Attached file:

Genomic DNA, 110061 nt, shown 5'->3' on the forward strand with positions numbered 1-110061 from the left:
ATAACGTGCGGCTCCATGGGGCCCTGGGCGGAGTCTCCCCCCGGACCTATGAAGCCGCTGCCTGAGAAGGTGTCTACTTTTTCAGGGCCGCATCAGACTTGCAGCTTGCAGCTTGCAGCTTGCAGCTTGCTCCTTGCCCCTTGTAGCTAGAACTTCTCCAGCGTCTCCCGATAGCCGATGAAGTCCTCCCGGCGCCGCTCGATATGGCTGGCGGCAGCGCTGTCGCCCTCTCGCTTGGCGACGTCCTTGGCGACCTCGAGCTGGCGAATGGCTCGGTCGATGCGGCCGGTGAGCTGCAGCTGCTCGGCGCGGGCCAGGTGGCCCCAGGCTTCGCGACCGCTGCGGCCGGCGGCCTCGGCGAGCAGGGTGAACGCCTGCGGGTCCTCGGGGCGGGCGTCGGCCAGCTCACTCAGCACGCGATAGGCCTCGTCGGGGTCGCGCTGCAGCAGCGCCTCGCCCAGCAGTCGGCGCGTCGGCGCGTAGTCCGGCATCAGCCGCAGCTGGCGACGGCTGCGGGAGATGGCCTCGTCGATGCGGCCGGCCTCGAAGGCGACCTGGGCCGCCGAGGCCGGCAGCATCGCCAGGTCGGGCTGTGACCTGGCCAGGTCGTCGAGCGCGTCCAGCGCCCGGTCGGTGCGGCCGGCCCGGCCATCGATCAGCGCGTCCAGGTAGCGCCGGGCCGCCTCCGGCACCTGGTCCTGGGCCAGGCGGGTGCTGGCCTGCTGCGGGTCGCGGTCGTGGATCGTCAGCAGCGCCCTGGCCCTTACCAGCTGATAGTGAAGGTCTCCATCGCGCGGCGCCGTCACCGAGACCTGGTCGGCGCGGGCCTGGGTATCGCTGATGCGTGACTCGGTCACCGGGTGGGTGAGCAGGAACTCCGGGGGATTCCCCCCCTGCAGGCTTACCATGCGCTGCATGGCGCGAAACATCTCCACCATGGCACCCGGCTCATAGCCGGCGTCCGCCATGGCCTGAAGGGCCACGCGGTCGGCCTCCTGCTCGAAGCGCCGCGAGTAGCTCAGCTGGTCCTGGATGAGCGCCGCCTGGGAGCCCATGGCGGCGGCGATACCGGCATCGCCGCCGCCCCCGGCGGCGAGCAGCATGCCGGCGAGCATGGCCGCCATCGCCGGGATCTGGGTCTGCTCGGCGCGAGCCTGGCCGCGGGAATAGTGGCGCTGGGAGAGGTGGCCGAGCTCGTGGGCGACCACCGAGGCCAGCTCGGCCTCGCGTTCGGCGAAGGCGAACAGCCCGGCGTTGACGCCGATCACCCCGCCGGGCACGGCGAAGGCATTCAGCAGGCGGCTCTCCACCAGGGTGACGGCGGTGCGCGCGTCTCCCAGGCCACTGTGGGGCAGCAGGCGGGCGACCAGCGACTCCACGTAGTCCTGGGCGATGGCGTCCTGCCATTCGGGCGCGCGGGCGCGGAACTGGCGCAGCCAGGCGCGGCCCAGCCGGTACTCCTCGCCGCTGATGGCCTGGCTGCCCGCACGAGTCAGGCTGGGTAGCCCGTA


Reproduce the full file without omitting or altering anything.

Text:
Genomic DNA, 110061 nt, shown 5'->3' on the forward strand with positions numbered 1-110061 from the left:
ATAACGTGCGGCTCCATGGGGCCCTGGGCGGAGTCTCCCCCCGGACCTATGAAGCCGCTGCCTGAGAAGGTGTCTACTTTTTCAGGGCCGCATCAGACTTGCAGCTTGCAGCTTGCAGCTTGCAGCTTGCTCCTTGCCCCTTGTAGCTAGAACTTCTCCAGCGTCTCCCGATAGCCGATGAAGTCCTCCCGGCGCCGCTCGATATGGCTGGCGGCAGCGCTGTCGCCCTCTCGCTTGGCGACGTCCTTGGCGACCTCGAGCTGGCGAATGGCTCGGTCGATGCGGCCGGTGAGCTGCAGCTGCTCGGCGCGGGCCAGGTGGCCCCAGGCTTCGCGACCGCTGCGGCCGGCGGCCTCGGCGAGCAGGGTGAACGCCTGCGGGTCCTCGGGGCGGGCGTCGGCCAGCTCACTCAGCACGCGATAGGCCTCGTCGGGGTCGCGCTGCAGCAGCGCCTCGCCCAGCAGTCGGCGCGTCGGCGCGTAGTCCGGCATCAGCCGCAGCTGGCGACGGCTGCGGGAGATGGCCTCGTCGATGCGGCCGGCCTCGAAGGCGACCTGGGCCGCCGAGGCCGGCAGCATCGCCAGGTCGGGCTGTGACCTGGCCAGGTCGTCGAGCGCGTCCAGCGCCCGGTCGGTGCGGCCGGCCCGGCCATCGATCAGCGCGTCCAGGTAGCGCCGGGCCGCCTCCGGCACCTGGTCCTGGGCCAGGCGGGTGCTGGCCTGCTGCGGGTCGCGGTCGTGGATCGTCAGCAGCGCCCTGGCCCTTACCAGCTGATAGTGAAGGTCTCCATCGCGCGGCGCCGTCACCGAGACCTGGTCGGCGCGGGCCTGGGTATCGCTGATGCGTGACTCGGTCACCGGGTGGGTGAGCAGGAACTCCGGGGGATTCCCCCCCTGCAGGCTTACCATGCGCTGCATGGCGCGAAACATCTCCACCATGGCACCCGGCTCATAGCCGGCGTCCGCCATGGCCTGAAGGGCCACGCGGTCGGCCTCCTGCTCGAAGCGCCGCGAGTAGCTCAGCTGGTCCTGGATGAGCGCCGCCTGGGAGCCCATGGCGGCGGCGATACCGGCATCGCCGCCGCCCCCGGCGGCGAGCAGCATGCCGGCGAGCATGGCCGCCATCGCCGGGATCTGGGTCTGCTCGGCGCGAGCCTGGCCGCGGGAATAGTGGCGCTGGGAGAGGTGGCCGAGCTCGTGGGCGACCACCGAGGCCAGCTCGGCCTCGCGTTCGGCGAAGGCGAACAGCCCGGCGTTGACGCCGATCACCCCGCCGGGCACGGCGAAGGCATTCAGCAGGCGGCTCTCCACCAGGGTGACGGCGGTGCGCGCGTCTCCCAGGCCACTGTGGGGCAGCAGGCGGGCGACCAGCGACTCCACGTAGTCCTGGGCGATGGCGTCCTGCCATTCGGGCGCGCGGGCGCGGAACTGGCGCAGCCAGGCGCGGCCCAGCCGGTACTCCTCGCCGCTGATGGCCTGGCTGCCCGCACGAGTCAGGCTGGGTAGCCCGTA